The Webinar entitled “Monsoon Disasters in Nepal: Appraisal of current state and way forward for effective preparedness and mitigation” was organized by Nepal Centre for Disaster Management (NCDM) in collaboration with National Disaster Risk Reduction Management Authority (NDRRMA) and Nepal Geological Society (NGS) on 24th September 2021. It was coordinated by Disaster Preparedness Network-Nepal (DPNet-Nepal). Altogether 81 participants joined the program virtually. Prof. Dr. Bishal Nath Upreti, Chairperson of NCDM, chaired the program, whereas, Mr. Anil Pokhrel, Chief Executive of NDRRMA joined the program as a chief guest. Mr. Dipendra Purush Dhakal, founder President of NCDM welcomed all participants and shared his experience regarding the DRR&M paradigm shift in Nepal. He shared information about the establishment of NCDM in 2002 and said that before there were limited organizations working in DRR&M and programs were mainly focused on earthquakes. It was a long struggle to bring out the present DRR&M Act. NCDM drafted the DRR&M Act and policy document and submitted it to Moha and the National Planning commission. On the legal footing of the DRR&M Act 2017 NDRRMA has been established to look after the whole gambit of disaster management. He further spoke about the history of how the pe-monsoon disaster preparedness program was initiated by NCDM and later was taken forward by DPNet-Nepal. Dr. Raju Thapa, General Secretary of DPNet-Nepal moderated the program.
Mr. Anil Pokhrel, thanked all for organizing the program. He said that NDRRMA is established due to the dedication and effort of a decade-long journey. He shared about the initiatives taken by NCDM for monsoon disaster preparedness. He said that monsoon preparedness and response plan were prepared by NDRRMA as per the decision of the National Disaster Risk Reduction Council meeting.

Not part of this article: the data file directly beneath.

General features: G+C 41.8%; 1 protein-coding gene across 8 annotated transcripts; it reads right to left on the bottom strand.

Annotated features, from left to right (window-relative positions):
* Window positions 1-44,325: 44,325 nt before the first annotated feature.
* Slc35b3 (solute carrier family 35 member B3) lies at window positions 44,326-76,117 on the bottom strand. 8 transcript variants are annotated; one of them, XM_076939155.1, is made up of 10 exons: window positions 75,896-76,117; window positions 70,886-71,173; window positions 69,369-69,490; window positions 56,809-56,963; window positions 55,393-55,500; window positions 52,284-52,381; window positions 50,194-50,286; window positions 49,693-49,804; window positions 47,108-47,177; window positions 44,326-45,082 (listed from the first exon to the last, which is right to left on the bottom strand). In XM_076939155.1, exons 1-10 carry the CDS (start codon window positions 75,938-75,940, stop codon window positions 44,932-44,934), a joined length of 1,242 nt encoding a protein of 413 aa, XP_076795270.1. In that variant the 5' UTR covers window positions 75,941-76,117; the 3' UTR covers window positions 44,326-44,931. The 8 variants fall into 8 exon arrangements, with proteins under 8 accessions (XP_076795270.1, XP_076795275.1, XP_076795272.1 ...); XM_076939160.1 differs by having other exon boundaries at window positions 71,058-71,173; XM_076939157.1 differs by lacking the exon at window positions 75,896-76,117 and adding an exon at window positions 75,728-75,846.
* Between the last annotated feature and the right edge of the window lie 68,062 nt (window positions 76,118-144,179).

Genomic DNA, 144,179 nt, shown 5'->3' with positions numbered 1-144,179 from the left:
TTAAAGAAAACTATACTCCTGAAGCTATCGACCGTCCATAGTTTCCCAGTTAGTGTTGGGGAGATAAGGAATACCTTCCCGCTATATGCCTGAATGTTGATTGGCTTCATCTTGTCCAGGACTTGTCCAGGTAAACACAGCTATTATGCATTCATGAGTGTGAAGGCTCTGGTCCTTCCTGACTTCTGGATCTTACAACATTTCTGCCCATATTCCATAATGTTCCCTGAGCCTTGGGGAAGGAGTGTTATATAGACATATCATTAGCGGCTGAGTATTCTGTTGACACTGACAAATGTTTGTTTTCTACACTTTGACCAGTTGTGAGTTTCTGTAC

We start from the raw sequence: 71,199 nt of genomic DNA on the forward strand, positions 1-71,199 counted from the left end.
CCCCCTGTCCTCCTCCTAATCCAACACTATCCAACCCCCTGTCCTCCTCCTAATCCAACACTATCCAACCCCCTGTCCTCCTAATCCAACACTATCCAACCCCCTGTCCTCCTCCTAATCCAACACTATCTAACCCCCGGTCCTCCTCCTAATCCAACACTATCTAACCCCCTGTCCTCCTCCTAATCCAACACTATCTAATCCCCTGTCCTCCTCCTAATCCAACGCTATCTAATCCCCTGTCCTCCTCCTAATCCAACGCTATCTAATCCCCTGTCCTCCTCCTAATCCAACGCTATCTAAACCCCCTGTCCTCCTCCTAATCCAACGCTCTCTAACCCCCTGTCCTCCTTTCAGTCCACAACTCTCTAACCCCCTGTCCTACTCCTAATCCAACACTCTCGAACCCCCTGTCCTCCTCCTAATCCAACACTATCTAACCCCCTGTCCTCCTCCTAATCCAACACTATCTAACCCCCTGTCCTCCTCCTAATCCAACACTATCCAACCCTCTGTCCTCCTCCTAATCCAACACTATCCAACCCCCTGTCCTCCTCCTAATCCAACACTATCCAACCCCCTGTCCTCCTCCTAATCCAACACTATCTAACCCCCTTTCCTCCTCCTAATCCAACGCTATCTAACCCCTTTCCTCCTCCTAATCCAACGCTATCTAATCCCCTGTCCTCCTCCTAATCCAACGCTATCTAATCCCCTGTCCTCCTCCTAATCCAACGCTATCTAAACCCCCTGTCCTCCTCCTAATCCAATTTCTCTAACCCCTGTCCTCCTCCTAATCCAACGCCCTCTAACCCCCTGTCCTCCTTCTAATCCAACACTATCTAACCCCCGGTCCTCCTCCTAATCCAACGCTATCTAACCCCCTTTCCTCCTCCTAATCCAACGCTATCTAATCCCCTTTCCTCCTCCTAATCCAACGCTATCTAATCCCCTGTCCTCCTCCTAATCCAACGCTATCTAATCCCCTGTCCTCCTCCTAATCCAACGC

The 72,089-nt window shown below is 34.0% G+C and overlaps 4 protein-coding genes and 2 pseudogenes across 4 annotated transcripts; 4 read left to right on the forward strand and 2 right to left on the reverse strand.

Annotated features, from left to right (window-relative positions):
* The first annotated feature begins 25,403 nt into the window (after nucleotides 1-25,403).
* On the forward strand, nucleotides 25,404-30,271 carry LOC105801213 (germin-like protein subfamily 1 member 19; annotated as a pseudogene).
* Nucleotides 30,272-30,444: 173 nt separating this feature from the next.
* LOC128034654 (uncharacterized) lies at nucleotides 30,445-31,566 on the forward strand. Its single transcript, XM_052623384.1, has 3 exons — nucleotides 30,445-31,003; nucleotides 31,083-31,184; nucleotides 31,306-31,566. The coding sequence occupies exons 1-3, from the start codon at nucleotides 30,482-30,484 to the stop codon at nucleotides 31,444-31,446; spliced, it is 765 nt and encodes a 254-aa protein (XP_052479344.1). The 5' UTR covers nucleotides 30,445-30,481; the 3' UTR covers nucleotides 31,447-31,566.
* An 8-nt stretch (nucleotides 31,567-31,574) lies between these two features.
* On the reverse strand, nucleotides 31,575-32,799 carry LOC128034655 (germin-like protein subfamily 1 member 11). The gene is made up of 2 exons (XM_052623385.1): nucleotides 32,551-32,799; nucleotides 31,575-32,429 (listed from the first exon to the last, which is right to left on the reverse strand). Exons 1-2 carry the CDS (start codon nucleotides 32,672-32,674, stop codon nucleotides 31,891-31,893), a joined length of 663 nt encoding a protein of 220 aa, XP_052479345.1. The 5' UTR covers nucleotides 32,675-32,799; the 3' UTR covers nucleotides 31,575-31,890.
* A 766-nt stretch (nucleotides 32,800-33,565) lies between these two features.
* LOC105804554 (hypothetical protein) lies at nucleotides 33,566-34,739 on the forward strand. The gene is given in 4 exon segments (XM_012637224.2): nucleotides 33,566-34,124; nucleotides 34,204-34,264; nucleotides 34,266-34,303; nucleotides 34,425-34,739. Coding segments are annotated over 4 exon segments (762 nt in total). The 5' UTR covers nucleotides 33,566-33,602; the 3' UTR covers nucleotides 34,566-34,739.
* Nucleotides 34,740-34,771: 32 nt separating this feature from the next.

Dr. Ananta Gajurel, President of Nepal Geological Society said in his remarks that earlier we were dealing with the disasters in a traditional way but now we have managed to reduce disaster risks using modern technologies. While proceeding for development, challenges of disaster come along. He further said that we have huge challenges to overcome the disasters. There is the need for consolidated work to share the knowledge and information in order to reduce the risk of disasters.
Mr. Surya Bahadur Thapa, Chairperson of DPNet-Nepal in his remarks said that we have more knowledge about DRR&M these days than before. So we need to work in a concrete and collective way. He also shared briefly about programs to mark the IDDRR 2021. He also said that we need to share the status of the implementation of monsoon preparedness plan and reflect the gaps, challenges and learnings.
Dr. Basanta Raj Adhikari from Institute of Engineering (TU) presented on the “Monsoon disasters in Nepal: causes and consequences”. His presentation included information about the incidents during the monsoon of 2078 that included landslide, flood incidents and heavy rainfall from June to September 23, 2021. He also shared about the monsoon disaster and human casualties, monsoon precipitation from June to September, landslide debris flow focusing on Melamchi debris flow, flood events in Manang and Mustang, and rainfall at high altitudes. He summarized his presentation as environmental, geological, and geographical factors that should be considered while tackling such monsoon disasters. He also suggested considering and understanding the cascading effects during settlement and infrastructure planning.